Bank-raid ZeuS malware waltzes around web with 'valid app signature'
Check your vaults. Did someone just lose their secret software signing key?
A variant of the bank-account-raiding ZeuS Trojan is masquerading as a legit Windows app using a valid digital signature – and packs a rootkit to burrow deep into victims' PCs.
It appears miscreants have somehow gained access to the private signing key belonging to a Microsoft-registered third-party developer in Switzerland, and used it to cryptographically sign the malware's executable. This key should be kept a closely guarded secret.
The Windows operating system and antivirus tools can check the validity of a program's digital signature before trusting it, because an invalid signature indicates the code has been tampered with in transit, for instance. By generating a valid signature for the ZeuS Trojan from a trusted private key, crims can dress the software nasty up as a legit application.
It's a sign that crooks are adopting tactics used by sophisticated espionage software, such as Flame: signing binaries to slip code onto victims' machines is part and parcel of modern-day cyber-spying. The use of stolen certs by criminals is rare but not unprecedented.
Researchers at SSL-certificate flogger Comodo, using telemetry collected from users of its security software, detected 200 installs of this latest ZeuS variant.
ZeuS (aka Zbot) is typically distributed by hackers planting malicious code on legitimate websites that exploit browser bugs to install the nasty, or through email phishing by tricking netizens into running attachments.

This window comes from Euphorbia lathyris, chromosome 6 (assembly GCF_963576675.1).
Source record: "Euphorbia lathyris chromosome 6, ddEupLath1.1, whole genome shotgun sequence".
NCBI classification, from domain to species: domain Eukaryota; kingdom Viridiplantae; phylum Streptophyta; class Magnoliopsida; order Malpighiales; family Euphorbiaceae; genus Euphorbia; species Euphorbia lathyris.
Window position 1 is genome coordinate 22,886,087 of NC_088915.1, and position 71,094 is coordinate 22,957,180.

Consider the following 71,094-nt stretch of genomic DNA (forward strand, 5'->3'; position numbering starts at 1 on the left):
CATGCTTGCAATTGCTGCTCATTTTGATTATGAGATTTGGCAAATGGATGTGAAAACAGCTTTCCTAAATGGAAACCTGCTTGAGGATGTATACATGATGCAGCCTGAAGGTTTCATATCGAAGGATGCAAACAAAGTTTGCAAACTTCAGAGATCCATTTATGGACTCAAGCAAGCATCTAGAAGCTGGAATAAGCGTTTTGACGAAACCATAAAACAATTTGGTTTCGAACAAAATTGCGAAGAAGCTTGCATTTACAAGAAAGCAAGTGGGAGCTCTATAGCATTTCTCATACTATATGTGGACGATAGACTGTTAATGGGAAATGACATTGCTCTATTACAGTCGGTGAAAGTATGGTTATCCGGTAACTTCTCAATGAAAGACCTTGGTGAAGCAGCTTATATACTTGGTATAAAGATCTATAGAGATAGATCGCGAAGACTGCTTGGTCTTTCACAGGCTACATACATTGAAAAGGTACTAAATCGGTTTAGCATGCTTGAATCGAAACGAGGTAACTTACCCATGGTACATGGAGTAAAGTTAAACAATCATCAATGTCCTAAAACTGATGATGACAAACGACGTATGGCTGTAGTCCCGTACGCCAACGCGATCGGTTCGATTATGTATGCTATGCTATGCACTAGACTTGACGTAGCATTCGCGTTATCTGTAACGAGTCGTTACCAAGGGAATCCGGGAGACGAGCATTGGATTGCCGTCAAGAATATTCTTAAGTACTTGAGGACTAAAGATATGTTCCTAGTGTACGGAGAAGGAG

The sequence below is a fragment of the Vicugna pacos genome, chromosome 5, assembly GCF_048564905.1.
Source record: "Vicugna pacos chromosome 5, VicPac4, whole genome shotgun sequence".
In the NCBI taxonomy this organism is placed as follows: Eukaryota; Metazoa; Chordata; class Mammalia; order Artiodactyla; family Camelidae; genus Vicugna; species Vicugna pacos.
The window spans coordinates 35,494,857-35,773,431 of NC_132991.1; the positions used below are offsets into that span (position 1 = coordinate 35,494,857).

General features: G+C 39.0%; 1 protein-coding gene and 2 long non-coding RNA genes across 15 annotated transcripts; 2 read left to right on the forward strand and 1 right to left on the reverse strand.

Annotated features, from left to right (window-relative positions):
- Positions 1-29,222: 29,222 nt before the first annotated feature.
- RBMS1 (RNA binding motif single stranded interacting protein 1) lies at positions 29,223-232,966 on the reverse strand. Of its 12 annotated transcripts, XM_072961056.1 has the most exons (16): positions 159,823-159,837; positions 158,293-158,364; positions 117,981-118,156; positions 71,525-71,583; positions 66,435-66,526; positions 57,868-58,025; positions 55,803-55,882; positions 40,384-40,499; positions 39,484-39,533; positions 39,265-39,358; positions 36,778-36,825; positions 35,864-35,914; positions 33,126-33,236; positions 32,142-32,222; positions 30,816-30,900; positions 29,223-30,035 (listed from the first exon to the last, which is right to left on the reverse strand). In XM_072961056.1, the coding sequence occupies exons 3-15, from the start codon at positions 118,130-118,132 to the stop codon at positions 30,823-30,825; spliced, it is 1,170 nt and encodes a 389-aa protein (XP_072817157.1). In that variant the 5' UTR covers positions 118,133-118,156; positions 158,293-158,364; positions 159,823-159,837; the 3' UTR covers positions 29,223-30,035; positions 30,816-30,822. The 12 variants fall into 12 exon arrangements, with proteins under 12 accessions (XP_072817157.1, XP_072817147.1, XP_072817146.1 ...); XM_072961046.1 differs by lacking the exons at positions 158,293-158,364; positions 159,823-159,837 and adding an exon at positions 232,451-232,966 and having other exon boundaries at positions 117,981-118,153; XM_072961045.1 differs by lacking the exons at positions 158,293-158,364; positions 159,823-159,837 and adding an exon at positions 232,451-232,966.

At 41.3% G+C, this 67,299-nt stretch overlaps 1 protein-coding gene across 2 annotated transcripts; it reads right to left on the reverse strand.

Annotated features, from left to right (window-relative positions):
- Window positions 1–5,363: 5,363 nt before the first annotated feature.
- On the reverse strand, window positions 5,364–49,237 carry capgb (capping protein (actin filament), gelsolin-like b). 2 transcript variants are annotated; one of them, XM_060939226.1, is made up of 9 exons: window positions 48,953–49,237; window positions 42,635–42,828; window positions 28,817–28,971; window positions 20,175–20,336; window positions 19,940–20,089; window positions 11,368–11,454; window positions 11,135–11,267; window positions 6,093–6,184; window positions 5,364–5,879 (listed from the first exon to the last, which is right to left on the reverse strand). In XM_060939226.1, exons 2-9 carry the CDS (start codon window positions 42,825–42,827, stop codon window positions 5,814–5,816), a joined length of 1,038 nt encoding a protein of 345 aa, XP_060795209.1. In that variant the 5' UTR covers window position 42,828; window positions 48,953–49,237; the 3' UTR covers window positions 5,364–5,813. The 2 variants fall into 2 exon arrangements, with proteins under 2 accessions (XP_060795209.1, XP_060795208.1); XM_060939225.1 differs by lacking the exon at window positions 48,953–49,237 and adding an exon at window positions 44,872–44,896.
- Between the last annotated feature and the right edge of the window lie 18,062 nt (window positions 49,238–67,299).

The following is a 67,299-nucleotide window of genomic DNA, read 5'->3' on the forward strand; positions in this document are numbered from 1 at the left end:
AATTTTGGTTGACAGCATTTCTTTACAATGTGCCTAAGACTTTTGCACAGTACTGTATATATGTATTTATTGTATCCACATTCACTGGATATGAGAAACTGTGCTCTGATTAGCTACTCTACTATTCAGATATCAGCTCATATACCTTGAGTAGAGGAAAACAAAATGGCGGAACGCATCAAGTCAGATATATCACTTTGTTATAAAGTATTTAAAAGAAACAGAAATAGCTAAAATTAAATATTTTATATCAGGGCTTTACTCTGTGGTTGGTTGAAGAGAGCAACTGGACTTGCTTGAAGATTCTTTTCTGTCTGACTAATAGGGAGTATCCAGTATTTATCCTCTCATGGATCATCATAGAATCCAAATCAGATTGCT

The malware discovered by Comodo presented itself a web-page with the Internet Explorer logo on it, whereas it's really a malicious signed executable that drops an installer on the hard drive to run, which tries to download a rootkit from the web. This is decrypted into a driver and lined up to execute early on in the PC's boot sequence – meaning it can get to work hiding the Trojan from the rest of the operating system and applications, particularly tools that try to remove the Trojan.
When running, the software's goal is to intercept usernames and passwords, credit card numbers and other highly sensitive personal information submitted through website forms – particularly those on banking websites – and siphon the data off to crooks to exploit.
Richards Moulds, veep of product strategy at Thales e-Security, said that the digitally signed ZeuS binary undermines the system of trust that Windows and other operating systems rely on.
"Windows, iOS, Android, and Linux all use code signing to ensure that only legitimate, signed code is installed and executed," Moulds explained. "Code-signing provides the best mechanism for proving that code hasn’t been modified and therefore is a way of spotting malware infected software and rejecting it. If an attacker can sign their malicious code in a way that passes this validation process they are a huge step further in mounting an attack." ®